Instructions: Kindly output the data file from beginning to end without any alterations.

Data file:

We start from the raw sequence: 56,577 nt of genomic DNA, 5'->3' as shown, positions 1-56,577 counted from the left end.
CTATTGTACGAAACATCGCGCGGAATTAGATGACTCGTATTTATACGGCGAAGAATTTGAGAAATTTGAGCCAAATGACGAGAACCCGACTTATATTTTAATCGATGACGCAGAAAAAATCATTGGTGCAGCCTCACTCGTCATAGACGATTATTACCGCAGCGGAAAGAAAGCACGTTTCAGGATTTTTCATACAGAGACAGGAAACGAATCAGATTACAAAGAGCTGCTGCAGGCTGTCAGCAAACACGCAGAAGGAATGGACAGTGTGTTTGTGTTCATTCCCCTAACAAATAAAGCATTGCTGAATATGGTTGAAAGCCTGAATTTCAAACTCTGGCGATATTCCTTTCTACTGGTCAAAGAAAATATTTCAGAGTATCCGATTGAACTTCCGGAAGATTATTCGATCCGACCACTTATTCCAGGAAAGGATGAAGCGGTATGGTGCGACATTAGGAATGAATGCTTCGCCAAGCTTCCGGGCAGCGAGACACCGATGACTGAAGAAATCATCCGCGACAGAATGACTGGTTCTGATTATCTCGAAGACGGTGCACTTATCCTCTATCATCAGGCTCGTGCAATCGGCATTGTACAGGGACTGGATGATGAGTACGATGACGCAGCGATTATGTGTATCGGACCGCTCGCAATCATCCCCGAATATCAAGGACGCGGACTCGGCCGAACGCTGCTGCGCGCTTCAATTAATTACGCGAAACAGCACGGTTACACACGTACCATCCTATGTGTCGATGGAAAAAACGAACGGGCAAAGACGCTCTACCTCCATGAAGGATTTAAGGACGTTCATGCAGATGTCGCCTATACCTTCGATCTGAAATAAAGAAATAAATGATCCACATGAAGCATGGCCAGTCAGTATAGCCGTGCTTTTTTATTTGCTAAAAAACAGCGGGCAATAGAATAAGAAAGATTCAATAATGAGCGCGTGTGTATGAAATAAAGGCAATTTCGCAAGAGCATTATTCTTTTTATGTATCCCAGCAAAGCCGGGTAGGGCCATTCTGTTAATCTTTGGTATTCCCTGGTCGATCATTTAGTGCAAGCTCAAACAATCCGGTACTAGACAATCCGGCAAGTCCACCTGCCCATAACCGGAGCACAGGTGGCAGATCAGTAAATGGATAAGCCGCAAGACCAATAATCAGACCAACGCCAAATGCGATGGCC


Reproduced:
We start from the raw sequence: 56,577 nt of genomic DNA, 5'->3' as shown, positions 1-56,577 counted from the left end.
CTATTGTACGAAACATCGCGCGGAATTAGATGACTCGTATTTATACGGCGAAGAATTTGAGAAATTTGAGCCAAATGACGAGAACCCGACTTATATTTTAATCGATGACGCAGAAAAAATCATTGGTGCAGCCTCACTCGTCATAGACGATTATTACCGCAGCGGAAAGAAAGCACGTTTCAGGATTTTTCATACAGAGACAGGAAACGAATCAGATTACAAAGAGCTGCTGCAGGCTGTCAGCAAACACGCAGAAGGAATGGACAGTGTGTTTGTGTTCATTCCCCTAACAAATAAAGCATTGCTGAATATGGTTGAAAGCCTGAATTTCAAACTCTGGCGATATTCCTTTCTACTGGTCAAAGAAAATATTTCAGAGTATCCGATTGAACTTCCGGAAGATTATTCGATCCGACCACTTATTCCAGGAAAGGATGAAGCGGTATGGTGCGACATTAGGAATGAATGCTTCGCCAAGCTTCCGGGCAGCGAGACACCGATGACTGAAGAAATCATCCGCGACAGAATGACTGGTTCTGATTATCTCGAAGACGGTGCACTTATCCTCTATCATCAGGCTCGTGCAATCGGCATTGTACAGGGACTGGATGATGAGTACGATGACGCAGCGATTATGTGTATCGGACCGCTCGCAATCATCCCCGAATATCAAGGACGCGGACTCGGCCGAACGCTGCTGCGCGCTTCAATTAATTACGCGAAACAGCACGGTTACACACGTACCATCCTATGTGTCGATGGAAAAAACGAACGGGCAAAGACGCTCTACCTCCATGAAGGATTTAAGGACGTTCATGCAGATGTCGCCTATACCTTCGATCTGAAATAAAGAAATAAATGATCCACATGAAGCATGGCCAGTCAGTATAGCCGTGCTTTTTTATTTGCTAAAAAACAGCGGGCAATAGAATAAGAAAGATTCAATAATGAGCGCGTGTGTATGAAATAAAGGCAATTTCGCAAGAGCATTATTCTTTTTATGTATCCCAGCAAAGCCGGGTAGGGCCATTCTGTTAATCTTTGGTATTCCCTGGTCGATCATTTAGTGCAAGCTCAAACAATCCGGTACTAGACAATCCGGCAAGTCCACCTGCCCATAACCGGAGCACAGGTGGCAGATCAGTAAATGGATAAGCCGCAAGACCAATAATCAGACCAACGCCAAATGCGATGGCC